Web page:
• All Tickets
    $50

plus HST & box office surcharge

Serena Ryder

*included in the Gal Pal weekend package!

Sunday, October 15, 7:00 PM
Sault Community Theatre Centre
1007 Trunk Rd.

Join JUNO award winning artist Serena Ryder as she performs songs from her new album, Utopia, “Electric Love” and “Got Your Number.” She is sure to delight with her soulful voice and fun stage presence! 

Commonly said about Ryder is: “Why turn it off when it comes easily? Some people need plans and deadlines and discipline to get anything done, some people just do what they do naturally and effortlessly”. Serena Ryder does what she does naturally and effortlessly, and has done what she does naturally and effortlessly since she was a young girl. This girl was performing by the age of eight, cut her first record at 16 and could boast of being a major-label artist with a gold-selling album, 2006’s If Your Memory Serves You Well and a gold-selling single, the lingeringly knee-weakening “Weak in the Knees,” all before she’d even turned 25. And yet it took a debilitating bout with depression and artistic self-doubt brought on by her premature pigeonholing as just another “sensitive Canadian folk chick with an acoustic guitar” for her to finally let it all come out truly naturally and effortlessly on Harmony, the album where Ryder found her voice and discovered that the best formula for her success is… no formula at all.

Serena can be quoted as saying: “Most of the time, I really feel like I have no idea what I’m doing. I’ve been doing this since I was straight out of high school – touring, writing, performing – and I still feel like I’m brand-spankin’ new. I don’t know what kind of songs I’m going to write or what kind of record I’m going to put out. I don’t have a set-in-stone identity when it comes to being a musician. It’s a mystery, even to me; a good one. It’s nice to be able to live within that mystery.”

She may even be making a new triple album. It might have taken four-and-a-half years for this celebrated Toronto singer/songwriter to gift us with a follow-up to 2012’s expectation-defying critical and commercial hit, Harmony, but a lack of new material was definitely not the hold-up. 

No, just as she did for the last record, the prolific Ryder amassed something like 65 or 70 songs during the run-up to her star-solidifying new platter, Utopia. The challenge wasn’t coming up with new material; the challenge was whittling it all down to fit an album-sized package. Ryder was so flush with good stuff heading into Utopia, in fact, that she briefly toyed with releasing her own equivalent of the Clash’s Sandinista! or George Harrison’s All Things Must Pass – a triple LP composed of songs that she envisioned divided amongst moods of “light,” “dark” and the “grey” area in between.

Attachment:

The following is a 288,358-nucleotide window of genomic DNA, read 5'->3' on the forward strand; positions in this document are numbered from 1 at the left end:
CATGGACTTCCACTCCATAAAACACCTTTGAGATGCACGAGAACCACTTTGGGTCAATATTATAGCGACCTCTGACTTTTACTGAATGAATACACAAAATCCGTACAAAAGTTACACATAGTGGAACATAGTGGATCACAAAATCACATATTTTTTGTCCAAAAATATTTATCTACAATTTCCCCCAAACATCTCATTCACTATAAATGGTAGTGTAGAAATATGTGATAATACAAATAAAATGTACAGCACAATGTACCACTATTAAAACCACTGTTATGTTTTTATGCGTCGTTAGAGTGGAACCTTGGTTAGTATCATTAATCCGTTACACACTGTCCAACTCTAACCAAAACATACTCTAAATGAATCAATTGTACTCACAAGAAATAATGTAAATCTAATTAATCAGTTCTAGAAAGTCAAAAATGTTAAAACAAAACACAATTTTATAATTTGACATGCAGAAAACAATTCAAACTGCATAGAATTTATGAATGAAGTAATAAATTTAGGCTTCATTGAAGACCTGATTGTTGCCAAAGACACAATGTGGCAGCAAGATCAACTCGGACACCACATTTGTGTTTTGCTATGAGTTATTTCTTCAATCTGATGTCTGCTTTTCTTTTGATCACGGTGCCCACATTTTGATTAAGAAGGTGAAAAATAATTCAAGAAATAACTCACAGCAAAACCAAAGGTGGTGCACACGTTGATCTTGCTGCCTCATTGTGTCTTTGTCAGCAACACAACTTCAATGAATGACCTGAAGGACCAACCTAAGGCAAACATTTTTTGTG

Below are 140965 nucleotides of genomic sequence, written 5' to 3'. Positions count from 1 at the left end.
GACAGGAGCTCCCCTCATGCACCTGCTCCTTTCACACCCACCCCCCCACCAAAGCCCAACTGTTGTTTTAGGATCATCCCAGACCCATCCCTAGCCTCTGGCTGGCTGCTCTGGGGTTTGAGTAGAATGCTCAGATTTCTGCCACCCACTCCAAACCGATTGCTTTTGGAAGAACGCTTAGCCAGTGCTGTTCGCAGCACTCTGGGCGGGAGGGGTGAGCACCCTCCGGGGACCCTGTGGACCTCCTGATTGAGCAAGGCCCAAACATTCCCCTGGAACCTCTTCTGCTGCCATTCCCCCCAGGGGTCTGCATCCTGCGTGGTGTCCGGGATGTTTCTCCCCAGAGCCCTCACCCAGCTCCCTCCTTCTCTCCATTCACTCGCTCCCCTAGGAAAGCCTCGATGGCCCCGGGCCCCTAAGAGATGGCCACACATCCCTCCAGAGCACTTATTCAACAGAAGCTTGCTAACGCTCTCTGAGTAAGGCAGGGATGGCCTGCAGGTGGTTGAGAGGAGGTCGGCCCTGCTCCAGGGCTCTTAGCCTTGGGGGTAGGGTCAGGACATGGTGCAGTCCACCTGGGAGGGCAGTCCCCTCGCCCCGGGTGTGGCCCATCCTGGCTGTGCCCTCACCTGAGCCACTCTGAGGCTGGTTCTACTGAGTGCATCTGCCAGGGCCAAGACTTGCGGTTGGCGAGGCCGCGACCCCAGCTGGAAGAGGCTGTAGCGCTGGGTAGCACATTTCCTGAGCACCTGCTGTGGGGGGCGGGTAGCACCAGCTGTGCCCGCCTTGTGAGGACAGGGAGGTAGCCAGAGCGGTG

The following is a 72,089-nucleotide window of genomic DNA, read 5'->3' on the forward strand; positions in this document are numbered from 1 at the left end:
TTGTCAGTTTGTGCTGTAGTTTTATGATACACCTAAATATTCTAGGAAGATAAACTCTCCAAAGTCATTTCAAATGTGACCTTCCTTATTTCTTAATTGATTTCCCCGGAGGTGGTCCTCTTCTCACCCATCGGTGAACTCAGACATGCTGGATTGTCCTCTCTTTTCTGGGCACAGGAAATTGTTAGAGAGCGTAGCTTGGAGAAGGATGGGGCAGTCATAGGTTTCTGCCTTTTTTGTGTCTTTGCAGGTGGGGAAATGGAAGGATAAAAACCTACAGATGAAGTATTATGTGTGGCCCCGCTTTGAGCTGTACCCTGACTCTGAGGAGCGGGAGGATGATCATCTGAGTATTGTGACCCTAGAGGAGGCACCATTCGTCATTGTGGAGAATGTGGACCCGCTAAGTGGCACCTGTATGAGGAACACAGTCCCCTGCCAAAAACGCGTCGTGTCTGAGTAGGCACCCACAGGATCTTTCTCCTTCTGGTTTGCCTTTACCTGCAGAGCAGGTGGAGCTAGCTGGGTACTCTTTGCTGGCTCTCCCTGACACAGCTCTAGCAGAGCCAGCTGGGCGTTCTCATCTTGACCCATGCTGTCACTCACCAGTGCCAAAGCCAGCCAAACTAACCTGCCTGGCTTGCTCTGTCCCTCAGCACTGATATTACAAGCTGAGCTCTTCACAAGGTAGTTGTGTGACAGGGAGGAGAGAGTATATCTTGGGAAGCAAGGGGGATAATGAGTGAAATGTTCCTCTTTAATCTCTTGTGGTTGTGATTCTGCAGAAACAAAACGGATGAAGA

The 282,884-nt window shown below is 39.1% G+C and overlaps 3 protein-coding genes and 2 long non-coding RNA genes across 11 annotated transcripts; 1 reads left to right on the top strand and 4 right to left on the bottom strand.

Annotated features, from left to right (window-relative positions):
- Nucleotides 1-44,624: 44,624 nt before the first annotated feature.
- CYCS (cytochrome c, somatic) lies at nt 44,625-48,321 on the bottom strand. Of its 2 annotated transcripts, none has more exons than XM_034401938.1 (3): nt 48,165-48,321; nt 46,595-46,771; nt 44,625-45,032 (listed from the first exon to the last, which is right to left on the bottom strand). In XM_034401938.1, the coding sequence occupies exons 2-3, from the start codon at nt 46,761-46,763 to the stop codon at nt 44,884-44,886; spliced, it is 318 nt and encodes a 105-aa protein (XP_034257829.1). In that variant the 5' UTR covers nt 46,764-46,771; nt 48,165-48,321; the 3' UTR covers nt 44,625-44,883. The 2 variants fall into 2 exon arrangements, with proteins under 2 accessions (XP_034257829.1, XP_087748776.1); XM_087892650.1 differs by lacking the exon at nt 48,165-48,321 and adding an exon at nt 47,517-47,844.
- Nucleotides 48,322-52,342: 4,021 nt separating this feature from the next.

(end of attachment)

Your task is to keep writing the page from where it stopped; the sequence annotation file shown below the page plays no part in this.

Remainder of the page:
In the end, she chose to compress the full spectrum of emotions into a more manageable, but no less ambitious package that wouldn’t necessarily require booking a day off work to properly absorb in one sitting. But you’ve been warned: there is definitely more to come.

“I still have all those songs and, to me, they’re all good and they’re all good for a record so I don’t know,” she laughs. “I might have three more records.” 

You can still hear the results of the “letting go” that allowed Harmony – a genre-oblivious sleeper hit that went on to notch platinum sales in Ryder’s native Canada – to happen living and breathing on the radio to this day, since that record’s signature single, Stompa” (triple-platinum and counting north of the 49th parallel), and its anthemic follow-up, What I Wouldn’t Do”, haven’t left the airwaves since.

Now you can hear the further results of Ryder’s ongoing liberation from what she described in 2012 as a burdensome “idea of who I thought I was” on Utopia, which extrapolates upon its predecessor’s “anything goes” template with even more confidence and joy.

Utopias sassy soul-pop romp and lead single Got Your Number”, hatched spontaneously during an exploratory early writing session that found Ryder once again casting aside her guitar and “just goofing around on the drums, just kind of rapping and rhyming and singing weird jazzy stuff” in search of new musical avenues to explore, is but a tantalizing taste of the surprises Serena Ryder has to offer on her new record. 

There was no grand design to Utopia. A loose theme derived from the First Nations parable of the Two Wolves – which states that we have all have two wolves inside us, one light and one dark, that fight for dominance as they are fed in either direction – applied itself in hindsight, as Ryder saw those two sides of her own personality playing out in the song writing and wondered what would happen “if you fed both wolves instead of just one of them, so that neither of them are hungry?” 

Utopia is a collection of winning songs written on the fly in Los Angeles, London, Nashville, Los Angeles and Toronto with such friendly collaborators as Simon Wilcox, Thomas “Tawgs” Salter, John Grant, Todd Clark and Derek Furnham with one goal in mind: to enjoy the moments that make up the process of creating music.

http://www.paquinartistsagency.com/roster/artist/serena-ryder



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